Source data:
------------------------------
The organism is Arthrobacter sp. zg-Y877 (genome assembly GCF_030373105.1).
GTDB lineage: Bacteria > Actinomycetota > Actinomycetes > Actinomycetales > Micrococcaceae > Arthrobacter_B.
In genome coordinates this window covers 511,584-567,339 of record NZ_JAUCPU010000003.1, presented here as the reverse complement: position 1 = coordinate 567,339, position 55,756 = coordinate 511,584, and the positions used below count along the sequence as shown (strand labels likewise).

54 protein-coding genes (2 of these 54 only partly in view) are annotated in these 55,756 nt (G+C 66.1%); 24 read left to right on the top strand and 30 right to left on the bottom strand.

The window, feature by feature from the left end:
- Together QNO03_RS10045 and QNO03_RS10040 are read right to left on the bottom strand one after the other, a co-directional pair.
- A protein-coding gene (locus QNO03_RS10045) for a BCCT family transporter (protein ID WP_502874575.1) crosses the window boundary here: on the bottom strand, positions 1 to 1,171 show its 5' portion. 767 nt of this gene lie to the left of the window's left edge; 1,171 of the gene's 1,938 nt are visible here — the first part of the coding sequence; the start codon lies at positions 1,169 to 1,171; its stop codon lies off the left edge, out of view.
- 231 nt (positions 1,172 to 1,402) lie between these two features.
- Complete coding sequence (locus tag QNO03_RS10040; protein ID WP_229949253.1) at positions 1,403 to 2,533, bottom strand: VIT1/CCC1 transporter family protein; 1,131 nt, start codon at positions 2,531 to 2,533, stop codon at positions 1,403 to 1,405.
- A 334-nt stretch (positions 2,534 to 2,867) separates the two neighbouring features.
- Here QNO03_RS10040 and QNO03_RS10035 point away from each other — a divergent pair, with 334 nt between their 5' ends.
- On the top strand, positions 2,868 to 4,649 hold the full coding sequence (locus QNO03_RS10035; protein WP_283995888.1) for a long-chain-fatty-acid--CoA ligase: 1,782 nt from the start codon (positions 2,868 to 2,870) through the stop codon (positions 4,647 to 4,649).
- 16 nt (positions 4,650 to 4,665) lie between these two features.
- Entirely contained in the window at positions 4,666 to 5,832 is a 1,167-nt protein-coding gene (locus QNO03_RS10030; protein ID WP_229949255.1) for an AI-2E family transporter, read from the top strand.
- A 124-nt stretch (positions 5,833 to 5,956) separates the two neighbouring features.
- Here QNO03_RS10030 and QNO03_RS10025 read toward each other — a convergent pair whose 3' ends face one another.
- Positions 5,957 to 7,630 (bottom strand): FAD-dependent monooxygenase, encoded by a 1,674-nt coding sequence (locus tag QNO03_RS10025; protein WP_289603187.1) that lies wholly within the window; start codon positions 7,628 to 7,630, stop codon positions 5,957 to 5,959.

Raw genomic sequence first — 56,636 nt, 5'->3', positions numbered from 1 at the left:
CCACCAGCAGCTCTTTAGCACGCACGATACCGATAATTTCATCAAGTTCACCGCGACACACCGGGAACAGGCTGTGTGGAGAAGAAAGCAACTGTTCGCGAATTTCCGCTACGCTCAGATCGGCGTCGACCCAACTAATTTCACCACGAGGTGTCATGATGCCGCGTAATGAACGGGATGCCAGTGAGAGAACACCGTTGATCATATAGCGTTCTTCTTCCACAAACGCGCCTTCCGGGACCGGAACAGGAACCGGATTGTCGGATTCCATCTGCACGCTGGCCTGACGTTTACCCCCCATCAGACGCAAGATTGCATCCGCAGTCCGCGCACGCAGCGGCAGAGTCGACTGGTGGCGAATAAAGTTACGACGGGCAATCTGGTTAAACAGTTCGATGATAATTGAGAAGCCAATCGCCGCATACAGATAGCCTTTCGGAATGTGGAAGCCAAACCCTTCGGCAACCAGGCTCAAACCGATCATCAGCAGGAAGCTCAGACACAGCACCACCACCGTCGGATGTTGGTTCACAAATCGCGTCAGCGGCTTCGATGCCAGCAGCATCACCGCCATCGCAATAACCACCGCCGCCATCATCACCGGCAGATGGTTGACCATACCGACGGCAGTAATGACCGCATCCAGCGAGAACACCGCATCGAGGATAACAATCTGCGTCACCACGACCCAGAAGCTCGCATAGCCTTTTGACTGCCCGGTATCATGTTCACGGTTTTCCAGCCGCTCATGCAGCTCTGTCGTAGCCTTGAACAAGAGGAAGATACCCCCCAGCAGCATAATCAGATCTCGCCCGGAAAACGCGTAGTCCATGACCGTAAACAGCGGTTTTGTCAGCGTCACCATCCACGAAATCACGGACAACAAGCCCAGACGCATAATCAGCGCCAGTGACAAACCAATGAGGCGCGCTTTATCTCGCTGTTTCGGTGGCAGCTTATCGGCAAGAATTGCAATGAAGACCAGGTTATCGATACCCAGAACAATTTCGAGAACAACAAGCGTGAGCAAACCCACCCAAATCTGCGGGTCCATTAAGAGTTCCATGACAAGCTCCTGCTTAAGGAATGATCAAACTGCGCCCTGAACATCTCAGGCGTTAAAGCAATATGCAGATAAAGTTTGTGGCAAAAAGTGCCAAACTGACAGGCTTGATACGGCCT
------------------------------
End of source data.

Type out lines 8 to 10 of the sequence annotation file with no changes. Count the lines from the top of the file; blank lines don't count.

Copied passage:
- 231 nt (positions 1,172 to 1,402) lie between these two features.
- Complete coding sequence (locus tag QNO03_RS10040; protein ID WP_229949253.1) at positions 1,403 to 2,533, bottom strand: VIT1/CCC1 transporter family protein; 1,131 nt, start codon at positions 2,531 to 2,533, stop codon at positions 1,403 to 1,405.
- A 334-nt stretch (positions 2,534 to 2,867) separates the two neighbouring features.